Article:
Monday, August 22, 2016
One More Time: Social Security
Now that the election is in full swing, the subject of Social Security will surely come up. Those who want to be elected will swear that they will “protect” the Social Security system, although they are usually vague about how this will be done and no major changes have been made to the system since 1983. The motive is to persuade seniors that voting for them will somehow guarantee a continued flow of checks.
Another sure way to pull ahead in the polls will be to accuse their opponents of characterizing Social Security as a “Ponzi Scheme” or (truthfully) telling Americans that it stands on shaky ground. Seniors don’t want to hear this and would prefer to keep their head in the sand by voting for the candidate who helps them deny reality.
The reality most Americans don’t want to face is that the system is based on taxes, not on contributions. Two arguments dominate. The first is that it’s “my money” that has been held in some mysterious trust fund. The second is that it’s a right and not an entitlement. The first is wrong. The second is mostly wrong.
Social Security was built on a faulty assumption that there would always be enough workers to support all retirees. Since then America had a post-war baby boom and a major increase in life expectancy. More people are retiring and they are living longer and collecting longer.
Previously, everyone paid into the system by the FICA tax. Some of this money was immediately paid out to retirees. The rest went into a trust fund for the future. But in 2016 all of the money coming in is immediately being paid out, and that is not enough. Money must be taken from the trust fund to make up the difference. A retiree is not collecting his contributions from some personal account; the money is coming from today’s workers.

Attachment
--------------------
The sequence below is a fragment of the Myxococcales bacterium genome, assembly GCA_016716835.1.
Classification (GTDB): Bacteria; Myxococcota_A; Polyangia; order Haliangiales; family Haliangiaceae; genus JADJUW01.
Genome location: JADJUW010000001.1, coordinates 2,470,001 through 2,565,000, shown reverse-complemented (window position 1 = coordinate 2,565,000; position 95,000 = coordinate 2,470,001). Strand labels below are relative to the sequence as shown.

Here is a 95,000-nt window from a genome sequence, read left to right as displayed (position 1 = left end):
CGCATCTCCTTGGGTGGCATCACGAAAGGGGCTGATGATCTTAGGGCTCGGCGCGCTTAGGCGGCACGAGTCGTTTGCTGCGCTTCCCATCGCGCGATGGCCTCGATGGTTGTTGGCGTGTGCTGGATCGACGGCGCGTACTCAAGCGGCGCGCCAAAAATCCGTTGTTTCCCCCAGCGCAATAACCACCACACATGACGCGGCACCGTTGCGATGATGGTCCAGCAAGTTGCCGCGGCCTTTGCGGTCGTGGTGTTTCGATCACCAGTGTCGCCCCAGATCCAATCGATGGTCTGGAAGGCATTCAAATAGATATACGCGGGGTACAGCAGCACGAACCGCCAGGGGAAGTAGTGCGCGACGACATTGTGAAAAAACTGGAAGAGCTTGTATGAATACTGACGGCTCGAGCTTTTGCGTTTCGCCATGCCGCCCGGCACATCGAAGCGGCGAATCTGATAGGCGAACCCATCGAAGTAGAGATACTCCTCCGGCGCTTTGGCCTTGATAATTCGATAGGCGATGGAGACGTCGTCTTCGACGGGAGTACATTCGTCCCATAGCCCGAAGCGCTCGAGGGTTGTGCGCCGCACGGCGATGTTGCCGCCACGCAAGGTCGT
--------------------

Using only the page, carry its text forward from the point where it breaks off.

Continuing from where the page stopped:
Is it really a Ponzi scheme? No. A Ponzi scheme is defined as “a fraudulent investment operation where the organization pays returns to its investors from new capital paid to the operators by new investors, rather than from profit earned through legitimate sources.” Social Security is not a Ponzi scheme only because it is not fraudulent. The government is upfront about the fact that older folks are paid by a direct transfer from the younger workers. Otherwise it fits the definition. Not enough profit/interest is earned to cover current obligations. It is clearly not anyone’s invested money coming back to him or her.
Some then characterize it as an entitlement. Is it an entitlement? No, again. As I explained in February 2013, an entitlement requires a legal obligation to pay a certain benefit at a given time, but the government states in one of their actuarial notes that it is not technically a liability because there is no such legal obligation. Since no contractual or legal obligation exists for paying full scheduled benefits on time once the trust fund reserves are depleted, it doesn’t fit the definition of an entitlement. (But I don’t think that’s the explanation most people hoped to hear.)
But what of the trust fund? The results of my research in February of this year showed that the government also has its own definition of a Trust Fund with more flexibility than anyone would ordinarily expect. They can change the rules whenever they want to and have done so many times in the past (usually to retirees’ advantage, but that doesn’t mean it couldn’t go the other way).
Finally, this recent article tells how most retirees regret their decision about when to collect benefits. The swing between early collection and waiting until age 70 is from 75% to 132%. About a quarter wish they had waited longer. How will they feel when the trust fund is depleted (estimated about 15 years from now) and the payout must be reduced to only the amount covered by current “contributions”?
Not to worry – the politicians who have not had the courage to address the looming problem for the last 30 years will undoubtedly come up with a solution that keeps voters happy and drives the country further into debt. That’s the way they “solve” problems in Washington, until they run out of money.